Hello, I’m Joni

an excitable brand strategist

Using Media Queries In Animations

07 February 2014

I recently learned about media queries. I recently learned about CSS animation. This week I combined the two and it was beautiful, exciting, emotional, and dangerous.

I started off by created a series of boxes and giving them adorable names, and then creating basic faces for them. I added a few different @keyframes to this, but will focus on the eyes. The first thing I knew I wanted to do was have their eyes move, but not all in the same direction. To do this, all the pupils have the same class and every other set of pupils has an additional class. I used class="pupil" and class="pupil pupil-2" because I am not a clever person apparently. You will then assign an animation to “pupil” and a different animation to “pupil-2”. The second set of pupils will take on all the styling of the original pupils, but will follow a different set of @keyframes.

The next order of business was adding a media query that would trigger the animation to work only once the screen has been scaled down. Once the @keyframes were set up, I added a media query with the following screen specifications. The CSS for .mouth-open, for example, tells the animations to turn off when a screen is greater than 800px: Screen Shot 2014-02-07 at 10.46.37 AM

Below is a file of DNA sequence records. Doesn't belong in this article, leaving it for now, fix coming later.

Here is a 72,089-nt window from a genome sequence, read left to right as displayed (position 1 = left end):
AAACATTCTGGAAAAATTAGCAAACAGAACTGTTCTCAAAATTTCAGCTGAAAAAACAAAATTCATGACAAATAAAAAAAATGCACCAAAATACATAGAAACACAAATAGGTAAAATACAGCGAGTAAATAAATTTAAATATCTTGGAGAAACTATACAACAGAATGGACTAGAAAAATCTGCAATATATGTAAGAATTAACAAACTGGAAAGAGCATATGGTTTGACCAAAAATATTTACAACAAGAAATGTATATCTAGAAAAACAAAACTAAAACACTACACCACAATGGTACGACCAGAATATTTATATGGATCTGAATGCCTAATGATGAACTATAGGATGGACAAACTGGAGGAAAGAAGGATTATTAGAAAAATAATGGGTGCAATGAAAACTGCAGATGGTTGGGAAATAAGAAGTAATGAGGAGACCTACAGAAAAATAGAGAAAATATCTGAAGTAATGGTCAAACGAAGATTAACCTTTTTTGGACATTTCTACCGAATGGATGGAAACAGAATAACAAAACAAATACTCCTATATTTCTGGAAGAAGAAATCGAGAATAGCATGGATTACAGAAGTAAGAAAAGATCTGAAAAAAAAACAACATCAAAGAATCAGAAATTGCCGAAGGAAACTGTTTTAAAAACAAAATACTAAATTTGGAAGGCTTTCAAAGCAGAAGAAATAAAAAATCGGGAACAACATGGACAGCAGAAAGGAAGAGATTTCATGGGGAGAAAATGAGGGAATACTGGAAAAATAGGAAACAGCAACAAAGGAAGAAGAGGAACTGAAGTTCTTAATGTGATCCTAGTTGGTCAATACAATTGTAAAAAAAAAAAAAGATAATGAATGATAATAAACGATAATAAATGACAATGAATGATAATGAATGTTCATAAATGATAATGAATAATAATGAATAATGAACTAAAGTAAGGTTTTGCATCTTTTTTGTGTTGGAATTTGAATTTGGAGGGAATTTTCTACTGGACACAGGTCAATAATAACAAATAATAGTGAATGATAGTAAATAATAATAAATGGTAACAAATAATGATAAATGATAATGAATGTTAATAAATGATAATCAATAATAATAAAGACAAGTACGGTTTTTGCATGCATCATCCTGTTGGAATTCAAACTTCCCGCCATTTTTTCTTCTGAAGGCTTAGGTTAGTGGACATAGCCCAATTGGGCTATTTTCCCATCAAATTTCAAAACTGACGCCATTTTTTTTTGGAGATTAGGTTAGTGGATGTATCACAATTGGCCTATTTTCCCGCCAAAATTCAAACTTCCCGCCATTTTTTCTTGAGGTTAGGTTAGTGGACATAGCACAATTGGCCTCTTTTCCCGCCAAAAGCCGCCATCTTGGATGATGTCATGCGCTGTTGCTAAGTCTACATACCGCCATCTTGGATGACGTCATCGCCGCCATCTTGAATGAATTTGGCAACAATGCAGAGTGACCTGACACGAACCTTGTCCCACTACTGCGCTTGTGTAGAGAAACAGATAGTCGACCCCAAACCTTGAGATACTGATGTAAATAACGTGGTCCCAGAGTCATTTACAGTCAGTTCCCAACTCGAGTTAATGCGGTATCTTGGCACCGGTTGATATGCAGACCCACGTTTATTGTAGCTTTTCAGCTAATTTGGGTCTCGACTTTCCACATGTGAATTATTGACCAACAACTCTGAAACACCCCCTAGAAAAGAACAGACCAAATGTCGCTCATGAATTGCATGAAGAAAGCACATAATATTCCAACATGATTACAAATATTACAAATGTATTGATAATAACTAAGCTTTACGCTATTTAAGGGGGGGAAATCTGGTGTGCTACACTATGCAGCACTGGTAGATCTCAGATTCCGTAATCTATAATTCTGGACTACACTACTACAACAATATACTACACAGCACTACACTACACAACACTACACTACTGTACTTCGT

In situations like the tongue, that should disappear completely at full screen, you would add a media query of display: none; on the element. Full screen, these guys do nothing. Smaller screen, they party. Hard.

See the Pen Responsive Box Party by Joni Trythall (@jonitrythall) on CodePen.

For further reading on the topic I found this article by Sara Vieira and this writeup by Chris Coyier to be the most helpful.

Happy responsive designing.